Sustainble seafood recipes

Fish of the month

Devilled Sprats

from three to four
The ratings range for this species is shown above, however we recommend you only source fish rated 1-3 on the Good Fish Guide for this recipe. Click to view all sustainability ratings for this fish
Picture of Devilled Sprats

One of my favourite seasonal seafood recipes comes from the slate grey winter seas of our Suffolk coast, and involves a fish that constitutes a highly nutritious, yet affordable, meal, rich in the polyunsaturate omega-3 and with all the accompanying health benefits associated with oily fish. Sprats, (Sprattus sprattus) are a shoaling pelagic species, traditionally caught by drift nets or mid-water trawls and for centuries have appeared in diets along with the more popular oily staples of herring, pilchards and mackerel. Personally, I find their flavour exquisite and when coupled with the simplicity of their preparation, and their inexpensive price tag, I cannot understand why their appeal has waned. The popularity of whitebait, (their notably favoured juvenile class), is no less flavoursome and a popular starter in restaurants around the UK. However, in the interests of sustainability, consuming the adults to my mind would be preferable and eminently more satisfying, knowing the fish has had a chance to reach maturity and spawning age.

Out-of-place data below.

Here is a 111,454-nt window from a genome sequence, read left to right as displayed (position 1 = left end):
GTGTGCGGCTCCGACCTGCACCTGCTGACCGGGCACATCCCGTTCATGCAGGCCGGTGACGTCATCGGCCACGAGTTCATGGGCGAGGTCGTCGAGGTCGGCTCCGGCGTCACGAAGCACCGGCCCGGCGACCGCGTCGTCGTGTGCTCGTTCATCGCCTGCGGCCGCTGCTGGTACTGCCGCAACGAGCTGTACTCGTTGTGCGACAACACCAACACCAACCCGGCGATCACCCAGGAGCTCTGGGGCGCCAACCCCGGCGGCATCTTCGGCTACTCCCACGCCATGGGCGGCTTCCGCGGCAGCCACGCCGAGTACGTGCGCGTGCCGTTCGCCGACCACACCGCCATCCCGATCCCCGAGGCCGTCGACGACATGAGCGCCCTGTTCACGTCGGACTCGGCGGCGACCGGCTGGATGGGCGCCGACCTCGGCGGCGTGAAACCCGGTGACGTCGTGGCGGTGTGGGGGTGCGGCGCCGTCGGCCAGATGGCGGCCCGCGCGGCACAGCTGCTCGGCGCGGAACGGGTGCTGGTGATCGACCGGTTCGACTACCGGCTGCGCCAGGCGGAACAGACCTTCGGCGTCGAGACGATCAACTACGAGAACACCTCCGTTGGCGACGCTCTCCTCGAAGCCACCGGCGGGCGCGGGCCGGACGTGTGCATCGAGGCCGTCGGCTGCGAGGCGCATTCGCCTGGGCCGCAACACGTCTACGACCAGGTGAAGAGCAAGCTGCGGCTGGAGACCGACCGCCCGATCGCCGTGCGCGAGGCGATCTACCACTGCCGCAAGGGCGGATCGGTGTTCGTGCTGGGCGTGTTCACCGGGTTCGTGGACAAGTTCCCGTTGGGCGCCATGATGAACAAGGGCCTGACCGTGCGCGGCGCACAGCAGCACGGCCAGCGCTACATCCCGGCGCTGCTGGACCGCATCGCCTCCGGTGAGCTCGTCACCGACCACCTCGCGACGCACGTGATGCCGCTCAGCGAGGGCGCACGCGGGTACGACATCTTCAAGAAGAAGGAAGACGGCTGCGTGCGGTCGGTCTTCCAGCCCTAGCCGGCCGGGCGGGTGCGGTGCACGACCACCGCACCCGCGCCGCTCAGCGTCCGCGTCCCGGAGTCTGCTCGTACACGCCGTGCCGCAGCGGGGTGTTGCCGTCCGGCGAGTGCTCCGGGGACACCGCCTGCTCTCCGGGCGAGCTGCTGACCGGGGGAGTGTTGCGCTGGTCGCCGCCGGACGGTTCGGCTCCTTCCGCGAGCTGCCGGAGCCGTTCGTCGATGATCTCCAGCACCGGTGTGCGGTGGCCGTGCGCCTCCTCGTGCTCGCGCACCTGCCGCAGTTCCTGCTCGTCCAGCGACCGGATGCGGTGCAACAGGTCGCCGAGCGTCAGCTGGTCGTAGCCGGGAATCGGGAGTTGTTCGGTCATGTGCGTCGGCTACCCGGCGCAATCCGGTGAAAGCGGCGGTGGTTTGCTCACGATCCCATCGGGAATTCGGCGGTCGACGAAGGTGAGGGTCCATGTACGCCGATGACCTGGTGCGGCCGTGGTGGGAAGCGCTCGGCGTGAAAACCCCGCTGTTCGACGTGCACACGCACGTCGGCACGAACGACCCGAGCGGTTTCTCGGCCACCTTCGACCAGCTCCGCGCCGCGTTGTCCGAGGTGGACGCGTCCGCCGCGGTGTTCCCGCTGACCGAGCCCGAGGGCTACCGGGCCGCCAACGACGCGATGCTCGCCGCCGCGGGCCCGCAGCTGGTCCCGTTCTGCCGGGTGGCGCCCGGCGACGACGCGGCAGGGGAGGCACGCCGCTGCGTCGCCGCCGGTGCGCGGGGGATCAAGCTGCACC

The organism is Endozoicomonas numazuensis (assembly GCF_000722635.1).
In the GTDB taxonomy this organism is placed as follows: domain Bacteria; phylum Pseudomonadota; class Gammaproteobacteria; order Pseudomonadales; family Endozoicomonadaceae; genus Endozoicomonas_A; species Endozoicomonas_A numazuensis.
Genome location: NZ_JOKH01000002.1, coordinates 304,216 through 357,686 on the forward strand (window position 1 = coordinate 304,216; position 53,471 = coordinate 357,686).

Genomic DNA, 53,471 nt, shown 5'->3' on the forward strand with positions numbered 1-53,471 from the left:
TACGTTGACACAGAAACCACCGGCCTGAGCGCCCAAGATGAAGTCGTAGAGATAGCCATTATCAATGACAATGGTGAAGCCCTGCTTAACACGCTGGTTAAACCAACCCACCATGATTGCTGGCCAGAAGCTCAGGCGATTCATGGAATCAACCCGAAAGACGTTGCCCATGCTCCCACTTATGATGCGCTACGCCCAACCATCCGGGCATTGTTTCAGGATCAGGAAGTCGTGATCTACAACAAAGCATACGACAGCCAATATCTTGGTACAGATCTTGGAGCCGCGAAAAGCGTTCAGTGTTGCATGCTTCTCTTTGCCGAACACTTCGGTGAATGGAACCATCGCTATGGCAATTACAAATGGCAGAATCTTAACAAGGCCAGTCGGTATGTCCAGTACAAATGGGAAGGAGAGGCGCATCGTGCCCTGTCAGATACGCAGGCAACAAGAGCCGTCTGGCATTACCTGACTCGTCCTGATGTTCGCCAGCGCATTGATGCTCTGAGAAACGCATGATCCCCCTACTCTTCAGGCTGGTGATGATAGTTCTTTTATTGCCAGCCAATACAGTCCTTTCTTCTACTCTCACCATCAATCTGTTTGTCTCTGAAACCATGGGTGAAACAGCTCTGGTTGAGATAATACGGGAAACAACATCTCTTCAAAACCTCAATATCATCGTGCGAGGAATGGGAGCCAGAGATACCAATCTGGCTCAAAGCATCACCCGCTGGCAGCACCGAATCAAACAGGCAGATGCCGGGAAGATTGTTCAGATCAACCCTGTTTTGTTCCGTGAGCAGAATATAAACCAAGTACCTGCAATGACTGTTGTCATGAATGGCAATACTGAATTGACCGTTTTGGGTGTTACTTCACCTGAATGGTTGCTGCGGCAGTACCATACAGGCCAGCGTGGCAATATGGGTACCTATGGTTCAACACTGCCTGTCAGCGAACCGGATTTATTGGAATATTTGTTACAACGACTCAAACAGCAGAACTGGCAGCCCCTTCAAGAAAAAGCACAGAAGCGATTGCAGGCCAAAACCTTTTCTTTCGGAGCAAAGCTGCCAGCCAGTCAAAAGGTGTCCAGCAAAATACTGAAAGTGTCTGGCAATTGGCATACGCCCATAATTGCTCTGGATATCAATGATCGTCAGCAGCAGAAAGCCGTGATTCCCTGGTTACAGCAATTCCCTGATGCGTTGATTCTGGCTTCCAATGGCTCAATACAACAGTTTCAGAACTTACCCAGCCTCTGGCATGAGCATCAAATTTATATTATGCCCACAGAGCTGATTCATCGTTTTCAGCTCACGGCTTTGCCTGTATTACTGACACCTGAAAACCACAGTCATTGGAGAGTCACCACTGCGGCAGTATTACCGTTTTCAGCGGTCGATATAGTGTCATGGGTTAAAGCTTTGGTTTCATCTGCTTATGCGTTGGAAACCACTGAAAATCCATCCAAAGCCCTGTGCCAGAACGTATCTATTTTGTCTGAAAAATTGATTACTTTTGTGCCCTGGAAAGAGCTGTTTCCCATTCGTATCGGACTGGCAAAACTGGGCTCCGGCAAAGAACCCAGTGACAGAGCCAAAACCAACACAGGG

Cooking time   0
Fish type   Oily fish
Serves   2


1lb (450g) fresh sprats (or as many as you can manage)
Plain flour
Coarse ground black pepper
For the sauce
Recipes for this vary somewhat, but I prefer to combine the following in a small pan.
1 tbsp Dijon mustard
1 tbsp Worcester sauce (or Yorkshire relish)
2 tbsp tomato ketchup
1 tsp paprika
Pinch of cayenne
1 tsp tobasco
1 tbsp runny honey
Juice of 1/2 lemon
Mix all of the above and stir over a low heat until nicely warmed through and do not forget to taste, adding in a little extra of anything to suit.


The key is to obtain the sprats, spankingly fresh, and only hours from the boat. The preparation should only involve making a ventral incision along the belly and removing the guts and taking the head off if desired. Wash the cavity with fresh water and repeat with as many sprats as you feel you can consume! Drain any excess water and dry with kitchen roll. Next mix up some sieved plain flour with a good grinding of black pepper and coat the sprats liberally, shaking off any excess.


To cook the sprats, melt 50g salted butter in a pan, until it bubbles and colours slightly. Respectfully add the sprats and fry, allowing about 2 minutes either side until the skin crisps and the coating becomes golden. Drain on kitchen roll if required and arrange on a plate before carefully spooning the warm devilled sauce atop them. The recipe works equally well if the sprats are plainly grilled and of course all can be eaten, as the fine bones cook down beautifully. Enjoy and savour them, accompanied perhaps by some just-baked sourdough toast and a lavish dollop of slowly melting butter. Simple, sustainable, satisfaction and at price to suit all budgets.